Civil Engineers Give West Virginia’s Infrastructure a “D” in 2020 Report Card

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On Wednesday, the West Virginia Section of the American Society of Civil Engineers (ASCE) released the 2020 Report Card for West Virginia’s Infrastructure, the Section’s inaugural report card. West Virginia civil engineers gave five categories of infrastructure an overall grade of a ‘D,’ meaning the state’s infrastructure is in poor condition, with many elements approaching the end of their service life. Civil engineers graded bridges (D+), dams (D), drinking water (D), roads (D+) and wastewater (D).

Event speakers from ASCE included Rodney Holbert P.E., P.S., M.ASCE, Tabitha Lafferre E.I., M.ASCE, and Dave Meadows P.E., P.S., F.ASCE. Also providing insights on “building a better West Virginia” and drawing from decades of engineering experience was Mr. Mike Clowser, Executive Director of the Contractors Association of West Virginia.

ASCE West Virginia Section Past-President Rodney Holbert, P.E., presents the 2020 Report Card findings.

A particularly compelling feature of West Virginia’s approach to developing their report card and assessing the state’s infrastructure was the unique committee comprised of Fairmont State University engineering students and subject matter “Champions” or experts in their specific engineering field. The intergenerational, multi-career-level cohort served as a great model for other states interested in bridging engineering education with valuable leadership experience researching and developing engineering reports.

Aside from the five detailed chapters, West Virginia’s committee also developed some actionable, overarching recommendations to raise the state’s infrastructure grade including:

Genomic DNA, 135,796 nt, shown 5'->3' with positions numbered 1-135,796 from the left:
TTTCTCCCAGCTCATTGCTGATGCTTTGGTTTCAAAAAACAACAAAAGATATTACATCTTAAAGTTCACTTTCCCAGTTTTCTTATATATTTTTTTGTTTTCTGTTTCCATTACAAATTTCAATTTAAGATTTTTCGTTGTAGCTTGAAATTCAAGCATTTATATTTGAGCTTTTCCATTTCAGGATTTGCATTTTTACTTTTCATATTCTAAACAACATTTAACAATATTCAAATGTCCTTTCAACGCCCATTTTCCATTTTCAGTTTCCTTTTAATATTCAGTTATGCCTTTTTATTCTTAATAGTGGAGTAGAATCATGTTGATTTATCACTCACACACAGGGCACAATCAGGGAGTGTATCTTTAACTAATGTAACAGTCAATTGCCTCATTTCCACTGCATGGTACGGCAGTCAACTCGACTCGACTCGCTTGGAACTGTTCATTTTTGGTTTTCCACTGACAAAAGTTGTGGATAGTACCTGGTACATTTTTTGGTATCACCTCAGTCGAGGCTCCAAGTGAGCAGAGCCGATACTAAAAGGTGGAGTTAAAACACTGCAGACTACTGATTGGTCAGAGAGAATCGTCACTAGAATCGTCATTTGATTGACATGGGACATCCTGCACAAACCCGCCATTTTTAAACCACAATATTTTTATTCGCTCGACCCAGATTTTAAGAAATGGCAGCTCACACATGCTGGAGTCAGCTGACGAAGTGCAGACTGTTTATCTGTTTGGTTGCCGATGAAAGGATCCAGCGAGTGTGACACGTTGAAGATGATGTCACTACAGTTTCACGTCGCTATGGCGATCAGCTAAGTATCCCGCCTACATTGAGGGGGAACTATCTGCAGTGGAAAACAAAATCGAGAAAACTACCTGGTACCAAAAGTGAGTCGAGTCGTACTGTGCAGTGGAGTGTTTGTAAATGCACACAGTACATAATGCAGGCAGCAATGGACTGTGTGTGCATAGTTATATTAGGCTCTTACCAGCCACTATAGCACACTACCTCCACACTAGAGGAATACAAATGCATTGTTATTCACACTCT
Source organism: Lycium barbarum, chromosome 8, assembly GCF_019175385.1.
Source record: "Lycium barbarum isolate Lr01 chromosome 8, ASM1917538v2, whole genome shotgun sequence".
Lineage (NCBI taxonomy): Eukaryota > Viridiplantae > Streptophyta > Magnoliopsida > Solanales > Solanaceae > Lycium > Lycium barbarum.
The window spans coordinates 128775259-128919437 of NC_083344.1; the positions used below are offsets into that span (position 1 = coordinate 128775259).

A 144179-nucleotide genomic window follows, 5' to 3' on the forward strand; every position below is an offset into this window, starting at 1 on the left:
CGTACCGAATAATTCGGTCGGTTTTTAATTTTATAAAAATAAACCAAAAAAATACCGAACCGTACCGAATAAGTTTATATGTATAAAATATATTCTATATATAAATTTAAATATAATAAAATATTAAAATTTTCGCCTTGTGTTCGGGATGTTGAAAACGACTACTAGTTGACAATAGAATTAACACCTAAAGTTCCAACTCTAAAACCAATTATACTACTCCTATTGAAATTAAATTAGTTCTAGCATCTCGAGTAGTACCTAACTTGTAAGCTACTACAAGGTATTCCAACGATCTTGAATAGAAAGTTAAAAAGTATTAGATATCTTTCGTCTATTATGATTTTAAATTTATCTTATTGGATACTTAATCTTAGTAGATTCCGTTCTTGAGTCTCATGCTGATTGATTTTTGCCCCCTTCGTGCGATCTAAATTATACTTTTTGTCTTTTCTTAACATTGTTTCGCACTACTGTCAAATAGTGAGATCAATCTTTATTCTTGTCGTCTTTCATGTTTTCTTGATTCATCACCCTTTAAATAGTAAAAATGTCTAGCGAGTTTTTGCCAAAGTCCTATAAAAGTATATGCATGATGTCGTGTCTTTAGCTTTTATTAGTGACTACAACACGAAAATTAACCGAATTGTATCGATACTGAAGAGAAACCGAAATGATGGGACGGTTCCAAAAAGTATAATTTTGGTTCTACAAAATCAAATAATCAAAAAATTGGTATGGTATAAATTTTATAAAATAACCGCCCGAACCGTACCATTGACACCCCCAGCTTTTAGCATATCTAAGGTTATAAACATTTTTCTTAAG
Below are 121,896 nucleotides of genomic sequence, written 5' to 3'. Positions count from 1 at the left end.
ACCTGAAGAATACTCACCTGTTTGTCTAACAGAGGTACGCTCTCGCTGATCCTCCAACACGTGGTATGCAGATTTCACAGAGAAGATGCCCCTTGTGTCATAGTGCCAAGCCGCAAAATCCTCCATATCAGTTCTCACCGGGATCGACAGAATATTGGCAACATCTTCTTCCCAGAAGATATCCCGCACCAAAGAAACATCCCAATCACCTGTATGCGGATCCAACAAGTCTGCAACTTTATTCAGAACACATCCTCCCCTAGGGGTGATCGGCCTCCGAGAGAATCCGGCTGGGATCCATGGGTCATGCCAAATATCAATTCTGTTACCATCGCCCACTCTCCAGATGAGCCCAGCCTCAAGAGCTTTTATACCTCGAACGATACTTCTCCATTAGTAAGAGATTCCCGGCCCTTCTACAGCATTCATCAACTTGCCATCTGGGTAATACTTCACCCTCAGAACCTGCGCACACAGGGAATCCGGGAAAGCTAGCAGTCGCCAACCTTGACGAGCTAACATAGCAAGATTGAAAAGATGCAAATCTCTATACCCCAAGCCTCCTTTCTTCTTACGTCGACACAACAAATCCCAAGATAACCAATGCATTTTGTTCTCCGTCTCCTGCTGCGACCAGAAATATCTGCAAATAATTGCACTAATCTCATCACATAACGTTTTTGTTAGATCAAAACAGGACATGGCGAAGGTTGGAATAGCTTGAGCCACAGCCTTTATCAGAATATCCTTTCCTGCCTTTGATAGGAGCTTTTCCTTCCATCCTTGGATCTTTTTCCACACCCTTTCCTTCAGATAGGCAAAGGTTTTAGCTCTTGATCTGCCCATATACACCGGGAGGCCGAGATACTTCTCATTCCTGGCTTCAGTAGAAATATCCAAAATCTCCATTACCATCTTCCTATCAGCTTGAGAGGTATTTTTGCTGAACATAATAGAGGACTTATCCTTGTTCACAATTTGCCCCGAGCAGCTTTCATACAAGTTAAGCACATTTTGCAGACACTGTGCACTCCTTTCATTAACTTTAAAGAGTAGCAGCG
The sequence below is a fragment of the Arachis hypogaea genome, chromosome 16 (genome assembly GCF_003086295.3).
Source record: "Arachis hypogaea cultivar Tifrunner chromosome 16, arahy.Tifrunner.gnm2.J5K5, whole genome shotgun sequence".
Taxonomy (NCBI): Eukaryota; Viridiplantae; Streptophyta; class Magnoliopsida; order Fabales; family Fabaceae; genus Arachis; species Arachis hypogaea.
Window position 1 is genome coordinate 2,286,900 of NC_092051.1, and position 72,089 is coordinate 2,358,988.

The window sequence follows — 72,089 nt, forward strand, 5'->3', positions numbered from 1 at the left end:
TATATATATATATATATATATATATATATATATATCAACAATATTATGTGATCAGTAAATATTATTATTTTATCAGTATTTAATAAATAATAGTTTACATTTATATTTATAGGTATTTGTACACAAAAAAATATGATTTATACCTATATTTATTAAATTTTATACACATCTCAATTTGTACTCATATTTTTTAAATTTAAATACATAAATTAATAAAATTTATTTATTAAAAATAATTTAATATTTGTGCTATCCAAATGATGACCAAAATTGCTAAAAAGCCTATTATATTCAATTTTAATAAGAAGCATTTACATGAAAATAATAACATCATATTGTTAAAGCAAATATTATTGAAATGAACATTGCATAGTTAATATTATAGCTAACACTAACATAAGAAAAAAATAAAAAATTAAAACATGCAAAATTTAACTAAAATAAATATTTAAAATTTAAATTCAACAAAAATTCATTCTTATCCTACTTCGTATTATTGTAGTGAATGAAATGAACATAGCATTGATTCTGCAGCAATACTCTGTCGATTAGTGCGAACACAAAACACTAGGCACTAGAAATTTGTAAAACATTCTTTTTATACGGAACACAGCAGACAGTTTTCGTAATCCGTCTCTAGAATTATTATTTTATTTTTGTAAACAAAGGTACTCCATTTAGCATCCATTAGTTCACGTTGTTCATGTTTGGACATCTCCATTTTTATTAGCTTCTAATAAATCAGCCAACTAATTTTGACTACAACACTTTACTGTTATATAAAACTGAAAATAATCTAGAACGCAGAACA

• Create a bond program for funding of water and wastewater systems similar to the 2017 Roads to Prosperity Program.
  • Appropriate funding for the West Virginia Dam Safety Rehabilitation Revolving Fund Program to make resources for improvements and construction more accessible.

As the press conference drew to a close, the committee fielded questions from various media outlets, ASCE members, and elected officials about their findings and the way forward for West Virginia’s infrastructure. Overall, the committee explained that a crucial first step was the publication of this report card and the next steps include state and federal outreach and advocacy efforts.

“As an engineer and someone who has spent his entire career around the construction industry, I recognize how vital it is to invest in America’s infrastructure,” said Rep. David McKinley. “Rebuilding our roads, bridges, and water lines will help revitalize our economy and put people back to work. Both at a federal and state level, we have an obligation to prioritize our infrastructure.”

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